This year’s 75th anniversary of the end of WW2 and, in particular, the end of the War in the Pacific, has coincided with a number of books, some broad, some focusing on individuals. But few perhaps look at what is—at first glance—as unlikely a corner as Kelly A Hammond’s China’s Muslims & Japan’s Empire.
When we think of Indian rivers, it’s usually the Ganges that comes to mind, that mysteriously holy river now polluted by sludge and city waste. It also features the half-burnt corpses of devout Hindus floating down it on their final journeys and people bathing in it to purify themselves. Like all rivers, the Ganges was, of course, a river of life as well as death, the reason for people settling along its banks and nurturing themselves with its flowing waters. The West has long been fascinated by the Ganges; writing in the late 1640s, the poet and MP Andrew Marvell imagined his “coy mistress” wasting her time, of which he imagines they had an eternity, in India instead of responding to his advances; “Thou by th’Indian Ganges side shouldst rubies find,” he whinges, while he is left in England “by the tide of Humber” to bemoan his enforced celibacy. But who in 1645 had heard of the Hooghly, a fairly short distributary of the Ganges which eventually finds its way south to the Bay of Bengal? Probably not even Andrew Marvell, writing a hundred years or so after the Portuguese merchant Pedro Tavares first set foot on its bank in 1578, and born a year after the English arrived in Bengal (1620).
When confronted with the now oft-cited statement that China has 5000 years of history or civilization, it is worth keeping in mind Heraclitus’s dictum that “You cannot step twice into the same river.” Or, as one of Bill Hayton’s interlocutors puts it in the introduction to The Invention of China, “It depends what you mean by China.”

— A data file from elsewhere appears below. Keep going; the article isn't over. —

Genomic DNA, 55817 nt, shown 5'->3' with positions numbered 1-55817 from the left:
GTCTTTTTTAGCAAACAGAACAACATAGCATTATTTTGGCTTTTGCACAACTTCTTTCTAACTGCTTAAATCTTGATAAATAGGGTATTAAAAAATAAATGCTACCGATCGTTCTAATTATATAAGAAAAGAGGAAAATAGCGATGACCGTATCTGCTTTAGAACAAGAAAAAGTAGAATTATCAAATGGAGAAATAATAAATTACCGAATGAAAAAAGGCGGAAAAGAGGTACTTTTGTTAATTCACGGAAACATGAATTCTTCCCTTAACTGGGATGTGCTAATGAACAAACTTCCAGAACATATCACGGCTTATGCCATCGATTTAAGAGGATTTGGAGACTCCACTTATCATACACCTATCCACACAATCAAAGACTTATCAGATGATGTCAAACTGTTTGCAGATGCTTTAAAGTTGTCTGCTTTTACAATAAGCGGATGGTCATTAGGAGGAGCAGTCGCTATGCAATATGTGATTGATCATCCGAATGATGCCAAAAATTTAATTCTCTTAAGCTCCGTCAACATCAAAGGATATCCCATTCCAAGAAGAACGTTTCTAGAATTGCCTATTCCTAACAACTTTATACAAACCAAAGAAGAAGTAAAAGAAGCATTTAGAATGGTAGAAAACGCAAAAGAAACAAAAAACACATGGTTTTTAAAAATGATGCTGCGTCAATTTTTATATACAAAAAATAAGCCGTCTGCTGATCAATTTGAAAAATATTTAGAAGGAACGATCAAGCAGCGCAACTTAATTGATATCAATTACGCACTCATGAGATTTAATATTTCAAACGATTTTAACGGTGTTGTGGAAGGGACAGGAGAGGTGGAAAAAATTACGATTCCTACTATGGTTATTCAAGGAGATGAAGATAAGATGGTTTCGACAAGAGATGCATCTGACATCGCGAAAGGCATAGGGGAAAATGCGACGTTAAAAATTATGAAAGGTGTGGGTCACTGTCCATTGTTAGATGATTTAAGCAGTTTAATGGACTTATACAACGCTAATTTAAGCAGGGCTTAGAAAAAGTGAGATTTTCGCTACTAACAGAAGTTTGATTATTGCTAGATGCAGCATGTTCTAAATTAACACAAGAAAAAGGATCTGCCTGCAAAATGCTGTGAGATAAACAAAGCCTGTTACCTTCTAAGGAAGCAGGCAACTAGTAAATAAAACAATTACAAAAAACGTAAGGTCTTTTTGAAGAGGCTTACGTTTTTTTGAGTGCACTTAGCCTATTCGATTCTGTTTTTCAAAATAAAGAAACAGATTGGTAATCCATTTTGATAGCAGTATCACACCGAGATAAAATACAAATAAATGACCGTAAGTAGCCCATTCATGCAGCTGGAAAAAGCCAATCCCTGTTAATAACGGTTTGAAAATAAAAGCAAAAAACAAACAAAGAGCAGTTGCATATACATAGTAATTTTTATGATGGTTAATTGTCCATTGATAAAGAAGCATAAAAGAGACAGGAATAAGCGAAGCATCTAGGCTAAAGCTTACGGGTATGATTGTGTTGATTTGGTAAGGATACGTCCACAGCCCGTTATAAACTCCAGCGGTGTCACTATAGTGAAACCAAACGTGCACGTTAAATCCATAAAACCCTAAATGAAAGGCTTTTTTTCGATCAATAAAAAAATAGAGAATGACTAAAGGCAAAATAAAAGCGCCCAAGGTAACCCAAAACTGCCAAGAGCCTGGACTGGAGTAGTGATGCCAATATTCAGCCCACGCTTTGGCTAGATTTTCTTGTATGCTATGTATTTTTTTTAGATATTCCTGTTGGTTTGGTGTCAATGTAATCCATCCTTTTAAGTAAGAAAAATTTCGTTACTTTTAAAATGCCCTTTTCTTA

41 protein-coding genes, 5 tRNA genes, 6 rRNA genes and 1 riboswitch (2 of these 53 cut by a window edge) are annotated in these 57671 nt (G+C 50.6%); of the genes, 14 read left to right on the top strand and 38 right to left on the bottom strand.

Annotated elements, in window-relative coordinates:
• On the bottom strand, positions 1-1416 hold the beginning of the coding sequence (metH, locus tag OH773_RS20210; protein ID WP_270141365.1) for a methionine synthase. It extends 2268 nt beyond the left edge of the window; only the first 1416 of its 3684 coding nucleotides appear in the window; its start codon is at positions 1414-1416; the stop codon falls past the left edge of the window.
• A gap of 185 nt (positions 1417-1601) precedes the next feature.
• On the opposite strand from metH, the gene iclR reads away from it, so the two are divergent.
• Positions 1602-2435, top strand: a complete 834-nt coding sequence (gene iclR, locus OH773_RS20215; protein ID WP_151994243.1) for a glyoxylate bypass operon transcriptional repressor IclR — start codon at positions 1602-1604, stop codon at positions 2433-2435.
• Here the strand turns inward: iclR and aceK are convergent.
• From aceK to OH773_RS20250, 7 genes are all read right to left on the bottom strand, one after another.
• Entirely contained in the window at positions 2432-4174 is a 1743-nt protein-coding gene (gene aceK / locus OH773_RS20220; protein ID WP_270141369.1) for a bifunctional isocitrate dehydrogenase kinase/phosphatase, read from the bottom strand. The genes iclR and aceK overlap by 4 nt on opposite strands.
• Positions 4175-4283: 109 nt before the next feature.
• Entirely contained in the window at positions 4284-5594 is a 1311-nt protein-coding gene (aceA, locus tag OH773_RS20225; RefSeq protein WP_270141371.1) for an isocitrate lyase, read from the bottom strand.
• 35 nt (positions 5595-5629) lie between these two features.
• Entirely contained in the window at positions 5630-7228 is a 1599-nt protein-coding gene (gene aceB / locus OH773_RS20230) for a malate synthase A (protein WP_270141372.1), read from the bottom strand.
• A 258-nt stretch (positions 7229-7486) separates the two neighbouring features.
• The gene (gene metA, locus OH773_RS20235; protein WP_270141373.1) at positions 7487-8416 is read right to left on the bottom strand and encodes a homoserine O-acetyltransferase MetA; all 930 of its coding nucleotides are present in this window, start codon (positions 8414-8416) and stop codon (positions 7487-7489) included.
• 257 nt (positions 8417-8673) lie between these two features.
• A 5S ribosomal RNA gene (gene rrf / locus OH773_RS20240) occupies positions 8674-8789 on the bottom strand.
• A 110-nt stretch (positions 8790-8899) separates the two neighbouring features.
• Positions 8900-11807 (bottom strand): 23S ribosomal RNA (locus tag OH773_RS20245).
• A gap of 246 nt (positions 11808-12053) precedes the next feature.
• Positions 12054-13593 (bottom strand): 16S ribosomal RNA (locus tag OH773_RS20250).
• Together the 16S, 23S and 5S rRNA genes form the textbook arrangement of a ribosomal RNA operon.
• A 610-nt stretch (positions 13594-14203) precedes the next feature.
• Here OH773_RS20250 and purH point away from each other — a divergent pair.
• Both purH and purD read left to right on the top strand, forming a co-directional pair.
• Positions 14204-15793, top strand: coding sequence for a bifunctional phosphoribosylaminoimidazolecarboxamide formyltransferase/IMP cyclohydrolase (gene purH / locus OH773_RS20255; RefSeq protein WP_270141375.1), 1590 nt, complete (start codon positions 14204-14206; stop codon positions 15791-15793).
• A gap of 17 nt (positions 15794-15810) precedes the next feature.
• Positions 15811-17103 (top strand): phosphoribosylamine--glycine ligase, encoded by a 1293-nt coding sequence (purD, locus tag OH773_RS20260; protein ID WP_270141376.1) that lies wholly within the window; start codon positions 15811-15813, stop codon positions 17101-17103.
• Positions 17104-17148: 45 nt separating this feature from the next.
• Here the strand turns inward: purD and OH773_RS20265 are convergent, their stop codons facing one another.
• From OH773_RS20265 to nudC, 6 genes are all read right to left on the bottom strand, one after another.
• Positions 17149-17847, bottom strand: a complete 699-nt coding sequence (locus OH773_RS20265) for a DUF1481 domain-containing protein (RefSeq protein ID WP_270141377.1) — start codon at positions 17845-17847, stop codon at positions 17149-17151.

In a year when the world is being seriously beleaguered by a never-ending pandemic, conflicts, economic recessions, and natural disasters, Adrift by French-Lebanese author Amin Maalouf seems an appropriate read. Focusing on the Middle East, especially the unravelling of the author’s native Lebanon, Maalouf attempts to explain how the world has become the way it is now through a set of interconnected crises.
If 2020 ends up being remembered as a pivotal year along the lines of 1914, perhaps as the year the 21st century actually began, COVID-19 is likely to be the main cause. Much of what was considered “normal” in everything from everyday life to geopolitics has been swept away. What hasn’t changed, however, is that publishing, like nature, abhors a vacuum: books on the subject have already started to arrive.
Young Mongols is a book full of energy. Aubrey Menard has interviewed young Mongolian activists at work across different sectors of society; these she profiles together on the basis of a common commitment to make society more equal, more functional, more inclusive. Their participation in Mongolia’s social and political betterment is told with respect and enthusiasm, and most readers will find their passion irresistible.
Introducing Hinduism to those not familiar with the religion risks oversimplification. Martin J Dougherty cleverly navigates the pitfalls by sticking to the subjects of origins and central figures of mythology in his fairly comprehensive (for an introduction) Hindu Myths: From Ancient Cosmology to Gods and Demons.